July’s First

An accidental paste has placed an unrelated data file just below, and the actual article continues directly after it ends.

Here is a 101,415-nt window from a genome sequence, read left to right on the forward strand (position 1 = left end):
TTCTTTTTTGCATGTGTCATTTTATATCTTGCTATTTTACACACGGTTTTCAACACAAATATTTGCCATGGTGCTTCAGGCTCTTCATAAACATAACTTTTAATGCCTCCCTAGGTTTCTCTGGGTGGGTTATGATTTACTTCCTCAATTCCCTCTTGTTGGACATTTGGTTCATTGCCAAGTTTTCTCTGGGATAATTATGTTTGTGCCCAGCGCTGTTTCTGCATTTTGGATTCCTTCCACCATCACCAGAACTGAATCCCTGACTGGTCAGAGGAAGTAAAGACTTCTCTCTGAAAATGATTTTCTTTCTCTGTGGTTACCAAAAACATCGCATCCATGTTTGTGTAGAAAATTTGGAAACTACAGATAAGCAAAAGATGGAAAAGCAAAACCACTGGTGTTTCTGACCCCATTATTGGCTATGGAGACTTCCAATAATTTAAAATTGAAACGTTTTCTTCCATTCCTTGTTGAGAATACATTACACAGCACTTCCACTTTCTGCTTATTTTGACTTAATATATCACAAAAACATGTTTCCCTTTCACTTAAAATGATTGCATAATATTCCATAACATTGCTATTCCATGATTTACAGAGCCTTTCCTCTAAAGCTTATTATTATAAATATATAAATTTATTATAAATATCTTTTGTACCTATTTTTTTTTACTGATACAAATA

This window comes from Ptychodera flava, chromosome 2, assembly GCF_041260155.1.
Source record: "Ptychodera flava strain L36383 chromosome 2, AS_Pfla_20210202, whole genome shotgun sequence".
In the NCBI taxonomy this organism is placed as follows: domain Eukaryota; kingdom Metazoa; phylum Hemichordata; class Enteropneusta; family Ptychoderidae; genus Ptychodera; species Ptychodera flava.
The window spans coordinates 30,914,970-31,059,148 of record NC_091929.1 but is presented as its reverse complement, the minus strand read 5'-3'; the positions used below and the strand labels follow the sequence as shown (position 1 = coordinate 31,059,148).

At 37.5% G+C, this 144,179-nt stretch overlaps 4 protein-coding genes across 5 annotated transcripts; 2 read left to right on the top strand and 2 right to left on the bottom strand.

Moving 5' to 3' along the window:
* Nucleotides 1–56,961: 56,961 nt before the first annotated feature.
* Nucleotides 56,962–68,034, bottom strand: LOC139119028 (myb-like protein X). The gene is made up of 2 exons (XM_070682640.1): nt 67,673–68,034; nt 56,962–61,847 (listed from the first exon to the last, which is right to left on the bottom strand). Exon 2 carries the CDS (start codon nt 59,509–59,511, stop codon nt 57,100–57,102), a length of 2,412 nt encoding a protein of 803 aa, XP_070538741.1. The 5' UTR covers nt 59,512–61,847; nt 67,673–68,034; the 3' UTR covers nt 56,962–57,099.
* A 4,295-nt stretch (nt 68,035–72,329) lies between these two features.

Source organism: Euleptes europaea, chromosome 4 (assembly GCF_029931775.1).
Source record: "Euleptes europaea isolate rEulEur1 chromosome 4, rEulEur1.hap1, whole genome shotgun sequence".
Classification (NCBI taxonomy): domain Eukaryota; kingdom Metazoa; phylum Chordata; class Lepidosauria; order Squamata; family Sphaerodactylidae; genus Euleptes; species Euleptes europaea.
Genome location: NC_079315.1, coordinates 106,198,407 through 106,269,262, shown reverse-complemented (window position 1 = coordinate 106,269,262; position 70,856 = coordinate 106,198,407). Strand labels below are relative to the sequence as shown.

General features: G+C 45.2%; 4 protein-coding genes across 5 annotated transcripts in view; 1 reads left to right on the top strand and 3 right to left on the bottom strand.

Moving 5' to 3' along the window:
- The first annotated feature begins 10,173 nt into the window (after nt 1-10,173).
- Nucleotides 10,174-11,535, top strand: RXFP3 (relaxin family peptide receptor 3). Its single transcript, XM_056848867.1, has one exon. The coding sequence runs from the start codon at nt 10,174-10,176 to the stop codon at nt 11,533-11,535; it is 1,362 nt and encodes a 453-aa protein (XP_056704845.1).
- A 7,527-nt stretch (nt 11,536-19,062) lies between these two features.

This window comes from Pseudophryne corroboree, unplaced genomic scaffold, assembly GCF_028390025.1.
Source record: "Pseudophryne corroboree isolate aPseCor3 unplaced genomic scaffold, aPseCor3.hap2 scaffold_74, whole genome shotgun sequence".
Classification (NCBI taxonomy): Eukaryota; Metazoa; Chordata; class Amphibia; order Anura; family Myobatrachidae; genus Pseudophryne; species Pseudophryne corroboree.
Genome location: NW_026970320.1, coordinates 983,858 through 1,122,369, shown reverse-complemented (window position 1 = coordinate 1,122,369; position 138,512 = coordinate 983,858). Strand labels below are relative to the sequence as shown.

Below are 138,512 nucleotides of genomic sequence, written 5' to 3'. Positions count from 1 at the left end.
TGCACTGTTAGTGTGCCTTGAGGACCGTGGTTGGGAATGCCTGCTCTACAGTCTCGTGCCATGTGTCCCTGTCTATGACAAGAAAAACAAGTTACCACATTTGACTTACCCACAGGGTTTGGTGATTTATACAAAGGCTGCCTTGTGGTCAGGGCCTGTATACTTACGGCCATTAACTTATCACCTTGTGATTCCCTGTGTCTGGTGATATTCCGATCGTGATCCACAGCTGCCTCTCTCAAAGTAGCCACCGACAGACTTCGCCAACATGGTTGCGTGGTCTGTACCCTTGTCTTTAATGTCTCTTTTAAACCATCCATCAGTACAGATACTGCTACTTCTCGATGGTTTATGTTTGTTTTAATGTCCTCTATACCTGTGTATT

Though its action is largely confined to a few blocks of an unidentified American suburb, the spellbinding charm of performance artist Miranda July’s debut feature, Me and You and Everyone We Know, is something universal. Children long to grow up, adults grasp at the lost innocence of youth, and all are prone to those great, impulsive gestures that spring forth from the terror of loneliness. The movie is a romance of sorts between a shoe salesman (the remarkable John Hawkes) who’s been burned both by love and by fire and a wide-eyed video artist (July) who makes ends meet as a chauffeur for the elderly while making inroads into a cynical gallery world. He believes the right pair of shoes can change a person’s life; she makes videos in which two slippers have a conversation with each other. But there are many other characters and many other wondrous sights­ — from a goldfish that leaps precariously between two cars in motion to a city street that stretches the precise distance of a human relationship. Me and You and Everyone We Know is by turns comic and tender, tragic and absurd. But throughout, it gives off what is surely one of the greatest of moviegoing pleasures — the sense of an artist seeing the world from some private vantage that is as original as it is truthful. ME AND YOU AND EVERYONE WE KNOW | Written and directed by MIRANDA JULY| Produced by HOLLY BECKER | Released by IFC Films | At the Nuart

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